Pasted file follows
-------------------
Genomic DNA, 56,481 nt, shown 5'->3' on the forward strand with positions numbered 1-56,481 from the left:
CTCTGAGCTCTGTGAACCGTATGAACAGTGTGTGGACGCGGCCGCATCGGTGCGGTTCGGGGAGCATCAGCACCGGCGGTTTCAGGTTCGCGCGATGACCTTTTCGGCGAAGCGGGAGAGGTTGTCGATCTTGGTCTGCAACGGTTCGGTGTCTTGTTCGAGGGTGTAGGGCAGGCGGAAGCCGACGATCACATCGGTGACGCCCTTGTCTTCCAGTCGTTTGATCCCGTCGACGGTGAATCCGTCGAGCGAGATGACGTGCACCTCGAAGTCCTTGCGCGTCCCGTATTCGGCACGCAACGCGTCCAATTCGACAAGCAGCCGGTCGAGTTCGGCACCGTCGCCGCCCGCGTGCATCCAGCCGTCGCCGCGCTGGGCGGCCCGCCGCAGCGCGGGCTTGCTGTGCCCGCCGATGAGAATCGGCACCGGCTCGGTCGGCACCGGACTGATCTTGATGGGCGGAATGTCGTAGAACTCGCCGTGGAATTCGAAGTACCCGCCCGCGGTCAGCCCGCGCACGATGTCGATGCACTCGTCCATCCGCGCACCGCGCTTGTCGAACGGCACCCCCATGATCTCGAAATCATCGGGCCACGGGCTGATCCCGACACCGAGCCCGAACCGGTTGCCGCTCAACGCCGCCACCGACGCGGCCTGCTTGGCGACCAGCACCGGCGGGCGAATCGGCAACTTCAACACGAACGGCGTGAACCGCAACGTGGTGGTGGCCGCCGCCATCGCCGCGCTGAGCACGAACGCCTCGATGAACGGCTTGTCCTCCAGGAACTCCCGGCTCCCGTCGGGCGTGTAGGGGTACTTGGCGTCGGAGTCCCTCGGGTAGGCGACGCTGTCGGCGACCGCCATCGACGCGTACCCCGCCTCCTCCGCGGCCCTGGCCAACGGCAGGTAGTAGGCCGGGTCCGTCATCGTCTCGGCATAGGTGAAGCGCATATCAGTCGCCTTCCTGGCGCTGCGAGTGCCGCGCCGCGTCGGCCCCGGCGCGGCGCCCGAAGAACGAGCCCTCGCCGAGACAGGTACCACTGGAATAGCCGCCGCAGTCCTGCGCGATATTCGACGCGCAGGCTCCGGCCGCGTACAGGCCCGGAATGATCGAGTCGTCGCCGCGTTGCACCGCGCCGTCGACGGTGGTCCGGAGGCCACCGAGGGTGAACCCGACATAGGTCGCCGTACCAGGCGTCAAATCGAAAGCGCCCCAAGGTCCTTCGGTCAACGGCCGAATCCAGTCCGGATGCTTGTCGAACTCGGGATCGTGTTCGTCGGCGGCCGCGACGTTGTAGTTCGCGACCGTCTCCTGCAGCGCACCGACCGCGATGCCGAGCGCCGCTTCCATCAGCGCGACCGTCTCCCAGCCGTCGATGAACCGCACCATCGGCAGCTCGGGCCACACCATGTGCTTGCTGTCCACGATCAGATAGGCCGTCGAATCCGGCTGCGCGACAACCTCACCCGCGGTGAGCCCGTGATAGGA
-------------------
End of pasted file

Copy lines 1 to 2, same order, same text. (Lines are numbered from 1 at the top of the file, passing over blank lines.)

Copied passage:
Genomic DNA, 56,481 nt, shown 5'->3' on the forward strand with positions numbered 1-56,481 from the left:
CTCTGAGCTCTGTGAACCGTATGAACAGTGTGTGGACGCGGCCGCATCGGTGCGGTTCGGGGAGCATCAGCACCGGCGGTTTCAGGTTCGCGCGATGACCTTTTCGGCGAAGCGGGAGAGGTTGTCGATCTTGGTCTGCAACGGTTCGGTGTCTTGTTCGAGGGTGTAGGGCAGGCGGAAGCCGACGATCACATCGGTGACGCCCTTGTCTTCCAGTCGTTTGATCCCGTCGACGGTGAATCCGTCGAGCGAGATGACGTGCACCTCGAAGTCCTTGCGCGTCCCGTATTCGGCACGCAACGCGTCCAATTCGACAAGCAGCCGGTCGAGTTCGGCACCGTCGCCGCCCGCGTGCATCCAGCCGTCGCCGCGCTGGGCGGCCCGCCGCAGCGCGGGCTTGCTGTGCCCGCCGATGAGAATCGGCACCGGCTCGGTCGGCACCGGACTGATCTTGATGGGCGGAATGTCGTAGAACTCGCCGTGGAATTCGAAGTACCCGCCCGCGGTCAGCCCGCGCACGATGTCGATGCACTCGTCCATCCGCGCACCGCGCTTGTCGAACGGCACCCCCATGATCTCGAAATCATCGGGCCACGGGCTGATCCCGACACCGAGCCCGAACCGGTTGCCGCTCAACGCCGCCACCGACGCGGCCTGCTTGGCGACCAGCACCGGCGGGCGAATCGGCAACTTCAACACGAACGGCGTGAACCGCAACGTGGTGGTGGCCGCCGCCATCGCCGCGCTGAGCACGAACGCCTCGATGAACGGCTTGTCCTCCAGGAACTCCCGGCTCCCGTCGGGCGTGTAGGGGTACTTGGCGTCGGAGTCCCTCGGGTAGGCGACGCTGTCGGCGACCGCCATCGACGCGTACCCCGCCTCCTCCGCGGCCCTGGCCAACGGCAGGTAGTAGGCCGGGTCCGTCATCGTCTCGGCATAGGTGAAGCGCATATCAGTCGCCTTCCTGGCGCTGCGAGTGCCGCGCCGCGTCGGCCCCGGCGCGGCGCCCGAAGAACGAGCCCTCGCCGAGACAGGTACCACTGGAATAGCCGCCGCAGTCCTGCGCGATATTCGACGCGCAGGCTCCGGCCGCGTACAGGCCCGGAATGATCGAGTCGTCGCCGCGTTGCACCGCGCCGTCGACGGTGGTCCGGAGGCCACCGAGGGTGAACCCGACATAGGTCGCCGTACCAGGCGTCAAATCGAAAGCGCCCCAAGGTCCTTCGGTCAACGGCCGAATCCAGTCCGGATGCTTGTCGAACTCGGGATCGTGTTCGTCGGCGGCCGCGACGTTGTAGTTCGCGACCGTCTCCTGCAGCGCACCGACCGCGATGCCGAGCGCCGCTTCCATCAGCGCGACCGTCTCCCAGCCGTCGATGAACCGCACCATCGGCAGCTCGGGCCACACCATGTGCTTGCTGTCCACGATCAGATAGGCCGTCGAATCCGGCTGCGCGACAACCTCACCCGCGGTGAGCCCGTGATAGGA